My build thread: http://www.jeepforum.com/forum/f9/ru...thread-792423/
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Unread 08-05-2012, 06:04 PM   #3
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Nice write-up Jerry.
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Unread 08-05-2012, 06:07 PM   #4
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Along with Stu, Mr. Bransford always has the best write-ups.
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Unread 08-05-2012, 06:36 PM   #5
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Nice write up Jerry. An excellent idea for warm/hot climates. I didn't know there was one marketed that was made for the V brace. I had to make my own.....
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Unread 08-05-2012, 06:39 PM   #6
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Quote:
Originally Posted by sduncan View Post
Nice write up Jerry. An excellent idea for warm/hot climates. I didn't know there was one marketed that was made for the V brace. I had to make my own.....
Did you know that someone besides the dealer sells the t-case skid nutserts and also makes JJ washers, bolt in hydro assist for Currie steering, and raised mounts for doing a tie rod flip?
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Unread 08-05-2012, 06:41 PM   #7
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My basic maxim is this: if I arrive at a solution to a problem that I find to be inelegant, I know it to be wrong. I like the design, here...very nicely done, and nicely installed. Great write-up.
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Unread 08-05-2012, 07:04 PM   #8
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Quote:
Originally Posted by mrblaine View Post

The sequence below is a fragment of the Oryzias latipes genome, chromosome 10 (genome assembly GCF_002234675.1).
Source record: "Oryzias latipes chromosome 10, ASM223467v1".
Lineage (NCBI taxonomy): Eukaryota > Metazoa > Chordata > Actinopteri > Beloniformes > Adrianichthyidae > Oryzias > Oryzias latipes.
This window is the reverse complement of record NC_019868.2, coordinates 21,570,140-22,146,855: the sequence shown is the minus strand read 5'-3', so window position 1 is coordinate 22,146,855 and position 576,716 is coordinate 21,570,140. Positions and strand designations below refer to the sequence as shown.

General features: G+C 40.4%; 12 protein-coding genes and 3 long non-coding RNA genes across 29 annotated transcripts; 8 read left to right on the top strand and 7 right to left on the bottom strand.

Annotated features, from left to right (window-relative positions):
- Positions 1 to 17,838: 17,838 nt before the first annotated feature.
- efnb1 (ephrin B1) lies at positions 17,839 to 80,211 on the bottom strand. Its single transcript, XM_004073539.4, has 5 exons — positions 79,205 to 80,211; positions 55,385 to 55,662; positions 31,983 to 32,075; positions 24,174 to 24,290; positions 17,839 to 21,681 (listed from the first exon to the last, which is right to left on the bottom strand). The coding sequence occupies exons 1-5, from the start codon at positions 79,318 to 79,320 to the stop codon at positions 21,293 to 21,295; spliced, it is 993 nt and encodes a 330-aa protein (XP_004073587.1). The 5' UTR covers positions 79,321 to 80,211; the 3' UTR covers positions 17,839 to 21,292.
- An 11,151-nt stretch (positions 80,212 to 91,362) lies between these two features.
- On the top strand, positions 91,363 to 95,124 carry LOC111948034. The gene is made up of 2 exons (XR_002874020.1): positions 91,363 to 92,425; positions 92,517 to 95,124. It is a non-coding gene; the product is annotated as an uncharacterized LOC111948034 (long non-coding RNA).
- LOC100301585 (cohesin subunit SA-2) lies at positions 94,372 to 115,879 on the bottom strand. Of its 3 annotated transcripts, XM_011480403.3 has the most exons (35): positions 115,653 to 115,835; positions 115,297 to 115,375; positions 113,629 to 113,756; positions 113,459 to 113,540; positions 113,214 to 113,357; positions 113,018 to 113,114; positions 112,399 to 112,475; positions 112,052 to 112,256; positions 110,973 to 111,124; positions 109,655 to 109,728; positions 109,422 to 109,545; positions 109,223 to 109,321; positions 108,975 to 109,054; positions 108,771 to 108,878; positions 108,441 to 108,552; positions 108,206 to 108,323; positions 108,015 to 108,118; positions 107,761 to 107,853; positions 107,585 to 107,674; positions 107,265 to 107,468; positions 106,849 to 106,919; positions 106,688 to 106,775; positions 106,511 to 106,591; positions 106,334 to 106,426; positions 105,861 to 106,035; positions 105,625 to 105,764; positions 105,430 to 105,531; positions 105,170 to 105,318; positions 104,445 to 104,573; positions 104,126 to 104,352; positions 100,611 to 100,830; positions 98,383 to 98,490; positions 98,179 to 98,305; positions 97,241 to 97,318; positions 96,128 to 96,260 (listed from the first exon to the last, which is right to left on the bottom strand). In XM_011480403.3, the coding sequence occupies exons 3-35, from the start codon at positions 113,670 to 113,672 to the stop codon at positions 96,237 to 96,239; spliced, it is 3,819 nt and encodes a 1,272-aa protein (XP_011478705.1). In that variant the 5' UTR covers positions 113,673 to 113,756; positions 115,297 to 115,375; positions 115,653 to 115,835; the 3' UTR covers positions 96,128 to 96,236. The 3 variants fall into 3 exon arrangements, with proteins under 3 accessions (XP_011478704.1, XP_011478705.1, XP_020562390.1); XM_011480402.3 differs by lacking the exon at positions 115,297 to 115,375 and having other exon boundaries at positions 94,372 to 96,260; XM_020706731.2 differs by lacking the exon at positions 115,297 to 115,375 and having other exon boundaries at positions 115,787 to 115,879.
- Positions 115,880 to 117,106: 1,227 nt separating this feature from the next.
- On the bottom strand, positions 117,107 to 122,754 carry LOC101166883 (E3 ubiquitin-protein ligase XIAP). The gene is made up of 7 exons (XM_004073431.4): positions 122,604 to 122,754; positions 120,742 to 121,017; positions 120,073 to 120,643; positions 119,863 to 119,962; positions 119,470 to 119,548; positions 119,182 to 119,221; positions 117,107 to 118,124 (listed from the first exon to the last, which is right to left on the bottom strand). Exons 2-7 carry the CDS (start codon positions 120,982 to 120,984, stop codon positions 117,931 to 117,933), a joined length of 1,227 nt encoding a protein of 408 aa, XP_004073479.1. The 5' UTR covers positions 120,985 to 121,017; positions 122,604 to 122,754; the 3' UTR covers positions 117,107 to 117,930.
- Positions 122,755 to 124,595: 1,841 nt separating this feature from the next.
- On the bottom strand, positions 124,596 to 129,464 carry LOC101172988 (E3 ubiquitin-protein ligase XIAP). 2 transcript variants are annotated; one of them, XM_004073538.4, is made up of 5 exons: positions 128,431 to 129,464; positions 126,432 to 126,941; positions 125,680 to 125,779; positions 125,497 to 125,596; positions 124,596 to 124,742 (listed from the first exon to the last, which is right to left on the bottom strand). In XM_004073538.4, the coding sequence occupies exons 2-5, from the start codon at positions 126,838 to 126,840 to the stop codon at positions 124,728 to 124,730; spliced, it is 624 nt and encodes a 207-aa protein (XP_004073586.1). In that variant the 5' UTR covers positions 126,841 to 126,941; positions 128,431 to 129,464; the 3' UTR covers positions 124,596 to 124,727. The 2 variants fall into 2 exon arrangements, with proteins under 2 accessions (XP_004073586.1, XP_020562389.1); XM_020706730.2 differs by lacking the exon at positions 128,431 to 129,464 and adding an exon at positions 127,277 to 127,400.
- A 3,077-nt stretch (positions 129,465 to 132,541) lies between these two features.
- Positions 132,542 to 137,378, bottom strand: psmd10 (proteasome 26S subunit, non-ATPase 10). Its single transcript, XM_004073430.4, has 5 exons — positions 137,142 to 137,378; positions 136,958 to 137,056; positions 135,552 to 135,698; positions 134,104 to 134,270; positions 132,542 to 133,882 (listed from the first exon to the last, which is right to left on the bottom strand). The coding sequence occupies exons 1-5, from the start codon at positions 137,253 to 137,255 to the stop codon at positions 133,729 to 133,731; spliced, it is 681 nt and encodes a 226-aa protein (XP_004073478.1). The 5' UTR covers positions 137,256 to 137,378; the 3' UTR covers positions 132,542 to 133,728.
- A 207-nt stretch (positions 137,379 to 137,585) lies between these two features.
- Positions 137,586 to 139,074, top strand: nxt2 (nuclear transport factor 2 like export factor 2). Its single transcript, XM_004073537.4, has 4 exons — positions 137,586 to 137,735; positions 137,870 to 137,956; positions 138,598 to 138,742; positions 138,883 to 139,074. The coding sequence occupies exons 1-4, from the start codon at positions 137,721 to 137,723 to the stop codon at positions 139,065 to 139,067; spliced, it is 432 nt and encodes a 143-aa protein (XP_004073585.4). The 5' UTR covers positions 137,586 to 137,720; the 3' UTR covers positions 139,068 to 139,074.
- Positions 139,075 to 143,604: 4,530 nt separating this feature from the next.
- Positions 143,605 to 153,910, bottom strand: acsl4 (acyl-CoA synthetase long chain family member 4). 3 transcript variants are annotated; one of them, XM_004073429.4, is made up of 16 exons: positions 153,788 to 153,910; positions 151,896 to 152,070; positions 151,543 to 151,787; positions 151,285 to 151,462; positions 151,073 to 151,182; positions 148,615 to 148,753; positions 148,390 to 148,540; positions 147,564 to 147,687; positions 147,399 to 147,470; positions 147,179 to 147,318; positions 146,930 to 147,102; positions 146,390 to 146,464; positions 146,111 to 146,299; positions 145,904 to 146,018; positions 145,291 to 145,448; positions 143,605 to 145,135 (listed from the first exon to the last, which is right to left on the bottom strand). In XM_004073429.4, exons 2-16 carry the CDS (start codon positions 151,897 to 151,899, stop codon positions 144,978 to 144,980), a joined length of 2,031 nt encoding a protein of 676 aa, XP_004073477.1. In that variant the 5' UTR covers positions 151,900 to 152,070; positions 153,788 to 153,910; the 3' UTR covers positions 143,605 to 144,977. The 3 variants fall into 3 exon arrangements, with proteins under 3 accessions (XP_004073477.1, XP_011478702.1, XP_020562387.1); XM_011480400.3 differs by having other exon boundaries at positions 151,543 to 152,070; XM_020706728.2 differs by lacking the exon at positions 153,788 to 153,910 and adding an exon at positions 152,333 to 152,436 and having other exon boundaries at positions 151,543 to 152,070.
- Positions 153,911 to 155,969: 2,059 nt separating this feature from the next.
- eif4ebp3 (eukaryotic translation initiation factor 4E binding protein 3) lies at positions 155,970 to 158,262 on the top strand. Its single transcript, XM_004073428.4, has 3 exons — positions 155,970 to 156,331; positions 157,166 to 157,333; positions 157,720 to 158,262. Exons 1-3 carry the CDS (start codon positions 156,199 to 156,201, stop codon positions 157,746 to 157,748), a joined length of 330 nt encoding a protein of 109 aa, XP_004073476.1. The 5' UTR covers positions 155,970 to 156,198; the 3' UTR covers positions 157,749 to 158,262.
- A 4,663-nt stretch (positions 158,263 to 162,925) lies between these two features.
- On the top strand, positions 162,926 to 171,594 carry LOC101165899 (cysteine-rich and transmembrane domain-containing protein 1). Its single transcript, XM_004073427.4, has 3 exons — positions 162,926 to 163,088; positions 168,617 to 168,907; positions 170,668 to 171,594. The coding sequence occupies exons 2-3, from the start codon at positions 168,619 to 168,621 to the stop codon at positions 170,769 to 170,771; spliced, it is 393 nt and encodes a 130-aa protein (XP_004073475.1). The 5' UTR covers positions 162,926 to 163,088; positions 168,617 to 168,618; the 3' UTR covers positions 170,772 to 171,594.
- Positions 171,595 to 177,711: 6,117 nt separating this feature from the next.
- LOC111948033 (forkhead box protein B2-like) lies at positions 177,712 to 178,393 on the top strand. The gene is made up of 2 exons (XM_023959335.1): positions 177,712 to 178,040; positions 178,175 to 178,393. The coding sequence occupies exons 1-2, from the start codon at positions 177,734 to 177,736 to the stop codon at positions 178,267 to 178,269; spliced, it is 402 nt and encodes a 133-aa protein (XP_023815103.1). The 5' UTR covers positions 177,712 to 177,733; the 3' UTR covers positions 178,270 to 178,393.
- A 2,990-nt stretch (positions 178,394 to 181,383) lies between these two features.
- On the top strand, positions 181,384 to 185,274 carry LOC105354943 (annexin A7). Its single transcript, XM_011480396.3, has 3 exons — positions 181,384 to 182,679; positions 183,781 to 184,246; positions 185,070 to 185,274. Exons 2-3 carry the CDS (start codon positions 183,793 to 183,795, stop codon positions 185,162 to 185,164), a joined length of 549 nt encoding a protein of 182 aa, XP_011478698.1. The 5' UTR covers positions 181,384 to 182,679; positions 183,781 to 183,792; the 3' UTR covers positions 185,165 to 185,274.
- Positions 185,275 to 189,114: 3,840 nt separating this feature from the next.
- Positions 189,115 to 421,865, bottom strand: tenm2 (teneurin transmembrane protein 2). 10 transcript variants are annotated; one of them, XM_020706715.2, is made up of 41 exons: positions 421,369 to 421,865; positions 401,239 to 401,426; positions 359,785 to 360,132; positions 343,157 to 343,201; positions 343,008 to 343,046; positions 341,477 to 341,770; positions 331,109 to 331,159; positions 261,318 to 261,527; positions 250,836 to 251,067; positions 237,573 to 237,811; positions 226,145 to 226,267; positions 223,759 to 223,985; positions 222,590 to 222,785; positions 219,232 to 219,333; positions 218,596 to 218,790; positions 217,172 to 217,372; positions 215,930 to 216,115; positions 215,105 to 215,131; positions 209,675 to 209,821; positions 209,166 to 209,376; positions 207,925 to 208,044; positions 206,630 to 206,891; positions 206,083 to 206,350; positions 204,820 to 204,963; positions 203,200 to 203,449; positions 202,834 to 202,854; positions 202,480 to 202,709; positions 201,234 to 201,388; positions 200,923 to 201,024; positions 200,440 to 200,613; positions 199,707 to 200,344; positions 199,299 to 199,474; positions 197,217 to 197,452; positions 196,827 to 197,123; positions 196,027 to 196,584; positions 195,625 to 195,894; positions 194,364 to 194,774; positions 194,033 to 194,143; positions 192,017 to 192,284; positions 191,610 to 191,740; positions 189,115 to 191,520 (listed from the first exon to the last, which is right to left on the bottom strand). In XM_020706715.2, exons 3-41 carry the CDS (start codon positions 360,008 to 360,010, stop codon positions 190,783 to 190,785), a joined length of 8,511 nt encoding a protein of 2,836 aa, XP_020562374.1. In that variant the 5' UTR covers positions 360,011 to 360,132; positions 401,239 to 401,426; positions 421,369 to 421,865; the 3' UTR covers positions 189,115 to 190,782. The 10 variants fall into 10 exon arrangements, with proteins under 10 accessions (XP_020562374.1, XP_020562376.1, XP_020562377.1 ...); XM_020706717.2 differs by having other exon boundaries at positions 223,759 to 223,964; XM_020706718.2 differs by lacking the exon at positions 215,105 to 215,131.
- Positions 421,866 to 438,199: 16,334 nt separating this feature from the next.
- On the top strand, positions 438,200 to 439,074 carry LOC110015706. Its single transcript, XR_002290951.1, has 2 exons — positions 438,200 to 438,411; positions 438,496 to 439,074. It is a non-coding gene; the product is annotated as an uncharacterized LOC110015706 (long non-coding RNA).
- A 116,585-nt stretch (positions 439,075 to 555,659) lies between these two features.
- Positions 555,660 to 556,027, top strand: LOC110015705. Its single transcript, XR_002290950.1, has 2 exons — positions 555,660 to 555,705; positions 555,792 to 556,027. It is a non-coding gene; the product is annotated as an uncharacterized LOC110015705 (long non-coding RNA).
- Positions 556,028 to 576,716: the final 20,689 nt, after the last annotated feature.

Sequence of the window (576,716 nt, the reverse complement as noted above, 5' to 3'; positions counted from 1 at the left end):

Did you know that someone besides the dealer sells the t-case skid nutserts and also makes JJ washers, bolt in hydro assist for Currie steering, and raised mounts for doing a tie rod flip?
Now all of THAT I did know. I even know who to call to get it from...and I heard they sell some pretty cool brakes too..
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Unread 08-06-2012, 09:49 AM   #9
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nice!
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Unread 08-06-2012, 11:40 AM   #10
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What trail were you on when your steering gave you problems? To get an idea of the limits of the stock system
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Unread 08-06-2012, 11:47 AM   #11
Jerry Bransford
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My steering has overheated on a number of rock crawling trails but last weekend's happened on John Bull above Big Bear Lake.
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Unread 08-06-2012, 11:56 AM   #12
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Quote:
Originally Posted by Jerry Bransford View Post
My steering has overheated on a number of rock crawling trails but last weekend's happened on John Bull above Big Bear Lake.
how exactly do you know if your power sterring is in fact overheating....i get a lot of overspray underneith my hood from pressure building in the power steering pump when I play in the rocks but that is all i see...is this normal?
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Unread 08-06-2012, 12:12 PM   #13
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Quote:
Originally Posted by Jerry Bransford View Post
My steering has overheated on a number of rock crawling trails but last weekend's happened on John Bull above Big Bear Lake.
I just ran JB Saturday with my nephew and let him do some of the driving. We both noticed some feeling of steering lock or very difficult steering that we attributed to the front locker. It was worse than I normally feel with the front locked.
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Unread 08-06-2012, 12:47 PM   #14
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Quote:
Originally Posted by BillGOTD View Post
I just ran JB Saturday with my nephew and let him do some of the driving. We both noticed some feeling of steering lock or very difficult steering that we attributed to the front locker. It was worse than I normally feel with the front locked.
Nobody that plays in the rocks should be without a steering cooler.
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Unread 08-06-2012, 01:50 PM   #15
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Added to the FAQ.

Nice work Jerry.